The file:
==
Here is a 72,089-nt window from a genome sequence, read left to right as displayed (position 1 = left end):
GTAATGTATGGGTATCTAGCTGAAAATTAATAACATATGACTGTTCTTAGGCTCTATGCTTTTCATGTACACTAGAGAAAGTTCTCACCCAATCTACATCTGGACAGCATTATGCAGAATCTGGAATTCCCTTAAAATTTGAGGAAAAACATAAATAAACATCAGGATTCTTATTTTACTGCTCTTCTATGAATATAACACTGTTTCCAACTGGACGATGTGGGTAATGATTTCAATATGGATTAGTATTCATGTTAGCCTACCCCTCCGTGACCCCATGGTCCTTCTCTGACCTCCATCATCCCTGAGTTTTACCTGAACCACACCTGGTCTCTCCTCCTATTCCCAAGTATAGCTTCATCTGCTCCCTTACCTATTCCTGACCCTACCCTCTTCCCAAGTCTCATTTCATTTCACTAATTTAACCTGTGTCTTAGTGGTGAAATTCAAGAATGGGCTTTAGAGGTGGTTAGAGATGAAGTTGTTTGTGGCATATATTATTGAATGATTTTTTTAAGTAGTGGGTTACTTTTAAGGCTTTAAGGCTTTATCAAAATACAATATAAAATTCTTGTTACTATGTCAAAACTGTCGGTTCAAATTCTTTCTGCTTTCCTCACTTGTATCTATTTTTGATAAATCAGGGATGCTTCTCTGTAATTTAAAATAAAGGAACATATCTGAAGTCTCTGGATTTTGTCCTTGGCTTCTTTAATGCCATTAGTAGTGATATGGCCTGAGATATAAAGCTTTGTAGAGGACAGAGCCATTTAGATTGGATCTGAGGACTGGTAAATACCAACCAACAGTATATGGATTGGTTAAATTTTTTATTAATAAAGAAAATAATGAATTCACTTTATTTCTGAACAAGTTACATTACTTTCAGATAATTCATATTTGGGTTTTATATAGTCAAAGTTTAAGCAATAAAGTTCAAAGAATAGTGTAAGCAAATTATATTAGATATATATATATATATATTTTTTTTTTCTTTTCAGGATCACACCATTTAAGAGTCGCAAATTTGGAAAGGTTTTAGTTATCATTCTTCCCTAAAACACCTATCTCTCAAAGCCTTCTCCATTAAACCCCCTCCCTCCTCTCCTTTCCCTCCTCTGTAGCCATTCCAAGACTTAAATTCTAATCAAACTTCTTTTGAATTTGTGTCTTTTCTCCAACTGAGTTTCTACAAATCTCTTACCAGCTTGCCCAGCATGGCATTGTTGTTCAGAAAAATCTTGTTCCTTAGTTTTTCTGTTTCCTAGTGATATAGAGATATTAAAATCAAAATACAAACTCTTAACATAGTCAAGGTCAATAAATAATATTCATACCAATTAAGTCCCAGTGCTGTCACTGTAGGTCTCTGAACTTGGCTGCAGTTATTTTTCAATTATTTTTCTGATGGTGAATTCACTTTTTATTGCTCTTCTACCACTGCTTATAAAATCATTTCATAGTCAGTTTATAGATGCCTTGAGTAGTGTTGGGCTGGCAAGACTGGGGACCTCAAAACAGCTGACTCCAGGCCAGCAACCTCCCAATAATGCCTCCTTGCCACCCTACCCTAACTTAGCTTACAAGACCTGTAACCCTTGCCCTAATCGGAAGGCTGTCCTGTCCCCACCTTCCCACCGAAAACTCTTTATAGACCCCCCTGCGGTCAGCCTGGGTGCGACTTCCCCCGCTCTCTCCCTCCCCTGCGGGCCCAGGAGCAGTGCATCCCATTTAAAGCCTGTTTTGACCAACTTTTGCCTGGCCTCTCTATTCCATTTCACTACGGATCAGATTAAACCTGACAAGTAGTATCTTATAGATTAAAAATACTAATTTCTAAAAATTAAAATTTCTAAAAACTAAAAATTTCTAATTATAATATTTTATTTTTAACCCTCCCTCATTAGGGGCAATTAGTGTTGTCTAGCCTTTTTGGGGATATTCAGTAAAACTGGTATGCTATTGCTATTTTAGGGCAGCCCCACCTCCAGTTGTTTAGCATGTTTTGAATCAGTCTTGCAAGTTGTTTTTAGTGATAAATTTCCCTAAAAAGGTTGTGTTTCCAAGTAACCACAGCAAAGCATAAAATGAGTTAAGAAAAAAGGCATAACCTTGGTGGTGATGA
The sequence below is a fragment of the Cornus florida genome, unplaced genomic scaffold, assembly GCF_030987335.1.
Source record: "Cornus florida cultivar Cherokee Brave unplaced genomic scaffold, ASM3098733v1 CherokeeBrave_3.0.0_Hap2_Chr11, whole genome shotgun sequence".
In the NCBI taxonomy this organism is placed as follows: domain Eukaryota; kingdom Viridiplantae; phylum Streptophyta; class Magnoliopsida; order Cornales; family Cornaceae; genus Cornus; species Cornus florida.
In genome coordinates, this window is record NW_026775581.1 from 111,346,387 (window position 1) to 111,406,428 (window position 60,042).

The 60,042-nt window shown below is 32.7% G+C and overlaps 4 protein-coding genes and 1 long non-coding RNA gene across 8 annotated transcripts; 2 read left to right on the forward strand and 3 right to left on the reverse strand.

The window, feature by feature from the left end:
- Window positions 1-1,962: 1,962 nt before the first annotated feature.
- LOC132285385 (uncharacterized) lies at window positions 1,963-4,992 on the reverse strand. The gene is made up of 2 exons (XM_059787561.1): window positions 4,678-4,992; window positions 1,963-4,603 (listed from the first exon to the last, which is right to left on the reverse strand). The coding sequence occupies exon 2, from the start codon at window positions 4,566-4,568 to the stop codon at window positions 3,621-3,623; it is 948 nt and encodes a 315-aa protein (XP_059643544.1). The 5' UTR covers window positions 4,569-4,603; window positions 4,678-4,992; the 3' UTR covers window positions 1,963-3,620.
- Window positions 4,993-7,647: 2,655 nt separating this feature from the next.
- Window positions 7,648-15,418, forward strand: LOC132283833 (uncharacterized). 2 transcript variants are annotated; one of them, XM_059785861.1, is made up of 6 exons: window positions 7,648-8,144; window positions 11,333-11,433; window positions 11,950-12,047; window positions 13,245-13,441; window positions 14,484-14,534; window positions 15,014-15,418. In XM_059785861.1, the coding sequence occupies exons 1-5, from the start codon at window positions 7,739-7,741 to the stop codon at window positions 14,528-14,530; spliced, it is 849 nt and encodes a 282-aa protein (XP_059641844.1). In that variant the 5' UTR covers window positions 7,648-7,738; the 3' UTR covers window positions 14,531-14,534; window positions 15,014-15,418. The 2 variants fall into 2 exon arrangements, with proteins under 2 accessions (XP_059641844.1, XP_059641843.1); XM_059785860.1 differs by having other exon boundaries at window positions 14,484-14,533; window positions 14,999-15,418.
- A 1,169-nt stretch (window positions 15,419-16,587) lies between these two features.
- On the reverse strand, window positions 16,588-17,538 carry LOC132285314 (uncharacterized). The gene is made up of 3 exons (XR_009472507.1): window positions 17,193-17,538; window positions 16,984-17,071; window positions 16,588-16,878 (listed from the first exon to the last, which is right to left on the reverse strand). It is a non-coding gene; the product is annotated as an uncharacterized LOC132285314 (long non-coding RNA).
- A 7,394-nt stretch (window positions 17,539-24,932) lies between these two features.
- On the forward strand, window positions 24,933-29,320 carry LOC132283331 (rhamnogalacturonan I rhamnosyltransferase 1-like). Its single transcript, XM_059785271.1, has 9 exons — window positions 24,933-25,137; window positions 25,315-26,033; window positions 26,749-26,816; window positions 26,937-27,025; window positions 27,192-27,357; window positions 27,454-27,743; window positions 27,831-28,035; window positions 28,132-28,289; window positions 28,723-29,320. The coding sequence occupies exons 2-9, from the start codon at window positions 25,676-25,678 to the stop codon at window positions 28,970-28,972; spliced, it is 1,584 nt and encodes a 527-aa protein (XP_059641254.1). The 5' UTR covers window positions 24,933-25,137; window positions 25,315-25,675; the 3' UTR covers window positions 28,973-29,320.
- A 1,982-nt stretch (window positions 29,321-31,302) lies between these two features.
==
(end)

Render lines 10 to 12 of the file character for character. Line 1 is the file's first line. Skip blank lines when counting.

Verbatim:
- LOC132285385 (uncharacterized) lies at window positions 1,963-4,992 on the reverse strand. The gene is made up of 2 exons (XM_059787561.1): window positions 4,678-4,992; window positions 1,963-4,603 (listed from the first exon to the last, which is right to left on the reverse strand). The coding sequence occupies exon 2, from the start codon at window positions 4,566-4,568 to the stop codon at window positions 3,621-3,623; it is 948 nt and encodes a 315-aa protein (XP_059643544.1). The 5' UTR covers window positions 4,569-4,603; window positions 4,678-4,992; the 3' UTR covers window positions 1,963-3,620.
- Window positions 4,993-7,647: 2,655 nt separating this feature from the next.
- Window positions 7,648-15,418, forward strand: LOC132283833 (uncharacterized). 2 transcript variants are annotated; one of them, XM_059785861.1, is made up of 6 exons: window positions 7,648-8,144; window positions 11,333-11,433; window positions 11,950-12,047; window positions 13,245-13,441; window positions 14,484-14,534; window positions 15,014-15,418. In XM_059785861.1, the coding sequence occupies exons 1-5, from the start codon at window positions 7,739-7,741 to the stop codon at window positions 14,528-14,530; spliced, it is 849 nt and encodes a 282-aa protein (XP_059641844.1). In that variant the 5' UTR covers window positions 7,648-7,738; the 3' UTR covers window positions 14,531-14,534; window positions 15,014-15,418. The 2 variants fall into 2 exon arrangements, with proteins under 2 accessions (XP_059641844.1, XP_059641843.1); XM_059785860.1 differs by having other exon boundaries at window positions 14,484-14,533; window positions 14,999-15,418.